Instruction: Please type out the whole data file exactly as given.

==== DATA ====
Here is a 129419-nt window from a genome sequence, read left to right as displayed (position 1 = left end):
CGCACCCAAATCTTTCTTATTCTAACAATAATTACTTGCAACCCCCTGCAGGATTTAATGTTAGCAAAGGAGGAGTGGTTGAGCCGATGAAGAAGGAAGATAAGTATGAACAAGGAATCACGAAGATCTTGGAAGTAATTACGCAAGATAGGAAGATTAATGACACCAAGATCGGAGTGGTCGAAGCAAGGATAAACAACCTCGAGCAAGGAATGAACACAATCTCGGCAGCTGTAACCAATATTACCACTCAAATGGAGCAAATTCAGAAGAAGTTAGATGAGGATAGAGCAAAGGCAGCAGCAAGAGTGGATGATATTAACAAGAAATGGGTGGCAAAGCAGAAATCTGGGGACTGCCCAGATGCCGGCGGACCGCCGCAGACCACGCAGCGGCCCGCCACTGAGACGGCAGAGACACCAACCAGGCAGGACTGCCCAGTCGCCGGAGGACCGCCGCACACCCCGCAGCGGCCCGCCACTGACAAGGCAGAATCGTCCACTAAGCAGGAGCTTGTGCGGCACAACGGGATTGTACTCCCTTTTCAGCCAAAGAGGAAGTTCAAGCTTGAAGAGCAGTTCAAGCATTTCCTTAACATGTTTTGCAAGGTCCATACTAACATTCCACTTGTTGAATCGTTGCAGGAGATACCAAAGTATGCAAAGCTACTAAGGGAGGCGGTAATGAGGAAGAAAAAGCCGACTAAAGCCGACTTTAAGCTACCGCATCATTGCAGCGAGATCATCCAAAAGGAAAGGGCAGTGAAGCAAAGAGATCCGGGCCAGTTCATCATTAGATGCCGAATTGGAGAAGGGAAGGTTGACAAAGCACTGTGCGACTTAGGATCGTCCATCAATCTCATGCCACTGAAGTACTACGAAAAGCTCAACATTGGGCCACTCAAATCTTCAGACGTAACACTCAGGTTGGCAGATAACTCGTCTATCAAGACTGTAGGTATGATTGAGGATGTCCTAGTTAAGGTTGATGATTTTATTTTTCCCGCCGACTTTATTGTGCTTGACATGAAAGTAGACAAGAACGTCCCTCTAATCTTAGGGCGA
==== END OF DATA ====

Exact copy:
Here is a 129419-nt window from a genome sequence, read left to right as displayed (position 1 = left end):
CGCACCCAAATCTTTCTTATTCTAACAATAATTACTTGCAACCCCCTGCAGGATTTAATGTTAGCAAAGGAGGAGTGGTTGAGCCGATGAAGAAGGAAGATAAGTATGAACAAGGAATCACGAAGATCTTGGAAGTAATTACGCAAGATAGGAAGATTAATGACACCAAGATCGGAGTGGTCGAAGCAAGGATAAACAACCTCGAGCAAGGAATGAACACAATCTCGGCAGCTGTAACCAATATTACCACTCAAATGGAGCAAATTCAGAAGAAGTTAGATGAGGATAGAGCAAAGGCAGCAGCAAGAGTGGATGATATTAACAAGAAATGGGTGGCAAAGCAGAAATCTGGGGACTGCCCAGATGCCGGCGGACCGCCGCAGACCACGCAGCGGCCCGCCACTGAGACGGCAGAGACACCAACCAGGCAGGACTGCCCAGTCGCCGGAGGACCGCCGCACACCCCGCAGCGGCCCGCCACTGACAAGGCAGAATCGTCCACTAAGCAGGAGCTTGTGCGGCACAACGGGATTGTACTCCCTTTTCAGCCAAAGAGGAAGTTCAAGCTTGAAGAGCAGTTCAAGCATTTCCTTAACATGTTTTGCAAGGTCCATACTAACATTCCACTTGTTGAATCGTTGCAGGAGATACCAAAGTATGCAAAGCTACTAAGGGAGGCGGTAATGAGGAAGAAAAAGCCGACTAAAGCCGACTTTAAGCTACCGCATCATTGCAGCGAGATCATCCAAAAGGAAAGGGCAGTGAAGCAAAGAGATCCGGGCCAGTTCATCATTAGATGCCGAATTGGAGAAGGGAAGGTTGACAAAGCACTGTGCGACTTAGGATCGTCCATCAATCTCATGCCACTGAAGTACTACGAAAAGCTCAACATTGGGCCACTCAAATCTTCAGACGTAACACTCAGGTTGGCAGATAACTCGTCTATCAAGACTGTAGGTATGATTGAGGATGTCCTAGTTAAGGTTGATGATTTTATTTTTCCCGCCGACTTTATTGTGCTTGACATGAAAGTAGACAAGAACGTCCCTCTAATCTTAGGGCGA